UK exports to Europe recover in February
The ONS revealed that British goods exported to the bloc rose by around 50% in February, following a 42% slump in January, equivalent to a loss of GBP 5.7BN.
Machinery and transport equipment and chemicals, particularly cars and medicinal and pharmaceutical products, were shown to have driven the rise in exports.
Exports of food and live animals also increased by GBP 300m, or 77%, after a month of significant disruption for the fishing community.
Still, while February’s figures show a reversal of January’s slump, goods sales to the bloc remain significantly lower than levels seen last year.
The ONS and business analysts have attributed the decline in trade flows to stockpiling ahead of the Brexit transition period. However, given that exports are approximately 11% below levels a year earlier, it’s evident that many businesses are still struggling with border friction due to the new regulations.
The Road Haulage Association (RHA) has also contested stockpiling arguments and called for “urgent intervention” to help firms adjust to new administration challenges.
The RHA went on to say that hauliers are avoiding taking jobs due to border disruption and that nearly 75% of returning trucks arrived empty in February.
While Tuesday’s data support the UK’s recovery outlook, as February GDP data missed consensus estimates and barriers to trade continue to weigh on British exports, today’s publication has done little to boost pound Sterling (GBP) exchange rates.
British pound sidelined after UK GDP data misses estimates
Despite hopes that the reopening of non-essential shops, pubs with outdoor space, gyms and hair salons will fuel a solid economic recovery in Britain, the British pound (GBP) spot trades almost unchanged on the day.
After opening at USD 1.3754, the British pound to US dollar (GBP/USD) exchange rate is trading flat at USD 1.3741, while the British pound to euro (GBP/EUR) currency pair at EUR 1.1512 is trading 0.2% lower.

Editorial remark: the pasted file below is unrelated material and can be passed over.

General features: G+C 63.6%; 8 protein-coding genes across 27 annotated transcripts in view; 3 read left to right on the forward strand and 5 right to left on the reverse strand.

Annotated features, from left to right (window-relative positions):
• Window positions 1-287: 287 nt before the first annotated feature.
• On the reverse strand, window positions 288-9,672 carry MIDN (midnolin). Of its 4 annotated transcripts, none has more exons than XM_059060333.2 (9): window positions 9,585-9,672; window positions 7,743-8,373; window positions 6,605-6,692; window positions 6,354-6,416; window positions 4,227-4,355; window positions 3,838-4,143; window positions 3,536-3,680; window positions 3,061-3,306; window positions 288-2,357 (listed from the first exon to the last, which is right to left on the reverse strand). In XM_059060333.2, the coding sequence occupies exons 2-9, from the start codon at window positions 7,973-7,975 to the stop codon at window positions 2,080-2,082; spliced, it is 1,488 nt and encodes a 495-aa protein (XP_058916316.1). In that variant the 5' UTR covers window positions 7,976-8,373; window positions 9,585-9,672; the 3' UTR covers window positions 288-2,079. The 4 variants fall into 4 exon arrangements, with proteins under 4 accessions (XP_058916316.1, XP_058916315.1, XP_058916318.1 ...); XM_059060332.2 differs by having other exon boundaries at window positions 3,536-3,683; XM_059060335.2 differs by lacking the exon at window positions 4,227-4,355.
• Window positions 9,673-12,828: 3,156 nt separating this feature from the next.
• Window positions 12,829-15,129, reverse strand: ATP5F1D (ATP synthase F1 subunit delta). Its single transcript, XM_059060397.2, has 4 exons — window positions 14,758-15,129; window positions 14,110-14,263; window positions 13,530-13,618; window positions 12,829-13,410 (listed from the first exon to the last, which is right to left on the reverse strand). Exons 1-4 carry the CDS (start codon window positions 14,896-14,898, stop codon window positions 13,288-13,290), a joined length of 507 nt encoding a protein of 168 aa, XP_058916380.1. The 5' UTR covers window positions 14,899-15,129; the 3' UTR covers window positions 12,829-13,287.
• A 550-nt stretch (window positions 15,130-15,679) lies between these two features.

GBP/EUR and GBP/USD failed to benefit from Tuesday’s GDP publication, which revealed that the UK economy expanded by 0.4% in February. While the data boosted optimism towards Britain’s recovery outlook, as the monthly release fell short of consensus expectations for 0.6% growth, GBP had a lacklustre response.
Stronger-than-expected construction and manufacturing data had little impact on pound Sterling (GBP) exchange rates, and two of the UK’s leading banks, HSBC and NatWest, warn that GBP could struggle to rediscover its bullish form against USD and EUR.
The British pound’s (GBP) recent advances have been primarily driven by the UK’s rapid vaccine rollout. However, as other countries vaccination programmes begin to accelerate, vaccine-fuelled gains are expected to become short-lived.
With the vaccination narrative becoming stale, GBP will need fresh drivers to drive momentum, and it seems that the outlook for GBP/EUR and GBP/USD this quarter will depend on the UK’s path out of national lockdown.
While NatWest said that pound Sterling (GBP) has the potential to make a bullish advance over the coming weeks, GBP upside could stall in the second half of the year as investors refocus on longer-term productivity and competitiveness.
NatWest’s Head of FX Strategy, Paul Robson, warns that “GBP recovery could run out of steam later into the year as it becomes more apparent that Brexit is weighing on trend growth.”
Mr Robson added: “Softer productivity trends, deep economic scarring and a deteriorating sustainable current account deficit position are expected to impact negatively.”